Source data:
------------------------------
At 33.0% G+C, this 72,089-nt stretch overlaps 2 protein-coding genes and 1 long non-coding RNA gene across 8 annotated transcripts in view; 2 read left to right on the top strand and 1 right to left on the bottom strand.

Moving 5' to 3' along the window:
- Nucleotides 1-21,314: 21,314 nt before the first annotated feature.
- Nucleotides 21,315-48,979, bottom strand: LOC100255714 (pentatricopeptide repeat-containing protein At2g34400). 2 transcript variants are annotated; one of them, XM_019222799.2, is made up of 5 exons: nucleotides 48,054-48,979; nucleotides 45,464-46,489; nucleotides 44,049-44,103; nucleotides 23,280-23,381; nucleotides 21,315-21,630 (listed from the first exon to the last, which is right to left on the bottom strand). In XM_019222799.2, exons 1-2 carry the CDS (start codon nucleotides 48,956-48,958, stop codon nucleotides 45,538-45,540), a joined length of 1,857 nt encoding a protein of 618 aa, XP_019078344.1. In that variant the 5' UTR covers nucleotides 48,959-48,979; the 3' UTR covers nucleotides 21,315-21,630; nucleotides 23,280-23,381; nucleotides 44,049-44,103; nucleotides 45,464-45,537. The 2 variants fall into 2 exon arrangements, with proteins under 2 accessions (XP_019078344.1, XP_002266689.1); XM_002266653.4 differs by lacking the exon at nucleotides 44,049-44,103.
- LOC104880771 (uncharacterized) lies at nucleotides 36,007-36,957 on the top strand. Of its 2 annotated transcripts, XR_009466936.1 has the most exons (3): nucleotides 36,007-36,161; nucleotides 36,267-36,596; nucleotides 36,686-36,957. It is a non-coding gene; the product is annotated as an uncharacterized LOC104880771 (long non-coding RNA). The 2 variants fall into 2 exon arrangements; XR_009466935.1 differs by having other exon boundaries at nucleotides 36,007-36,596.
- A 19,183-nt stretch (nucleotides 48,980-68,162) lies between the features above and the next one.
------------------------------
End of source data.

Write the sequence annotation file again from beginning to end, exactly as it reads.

At 33.0% G+C, this 72,089-nt stretch overlaps 2 protein-coding genes and 1 long non-coding RNA gene across 8 annotated transcripts in view; 2 read left to right on the top strand and 1 right to left on the bottom strand.

Moving 5' to 3' along the window:
- Nucleotides 1-21,314: 21,314 nt before the first annotated feature.
- Nucleotides 21,315-48,979, bottom strand: LOC100255714 (pentatricopeptide repeat-containing protein At2g34400). 2 transcript variants are annotated; one of them, XM_019222799.2, is made up of 5 exons: nucleotides 48,054-48,979; nucleotides 45,464-46,489; nucleotides 44,049-44,103; nucleotides 23,280-23,381; nucleotides 21,315-21,630 (listed from the first exon to the last, which is right to left on the bottom strand). In XM_019222799.2, exons 1-2 carry the CDS (start codon nucleotides 48,956-48,958, stop codon nucleotides 45,538-45,540), a joined length of 1,857 nt encoding a protein of 618 aa, XP_019078344.1. In that variant the 5' UTR covers nucleotides 48,959-48,979; the 3' UTR covers nucleotides 21,315-21,630; nucleotides 23,280-23,381; nucleotides 44,049-44,103; nucleotides 45,464-45,537. The 2 variants fall into 2 exon arrangements, with proteins under 2 accessions (XP_019078344.1, XP_002266689.1); XM_002266653.4 differs by lacking the exon at nucleotides 44,049-44,103.
- LOC104880771 (uncharacterized) lies at nucleotides 36,007-36,957 on the top strand. Of its 2 annotated transcripts, XR_009466936.1 has the most exons (3): nucleotides 36,007-36,161; nucleotides 36,267-36,596; nucleotides 36,686-36,957. It is a non-coding gene; the product is annotated as an uncharacterized LOC104880771 (long non-coding RNA). The 2 variants fall into 2 exon arrangements; XR_009466935.1 differs by having other exon boundaries at nucleotides 36,007-36,596.
- A 19,183-nt stretch (nucleotides 48,980-68,162) lies between the features above and the next one.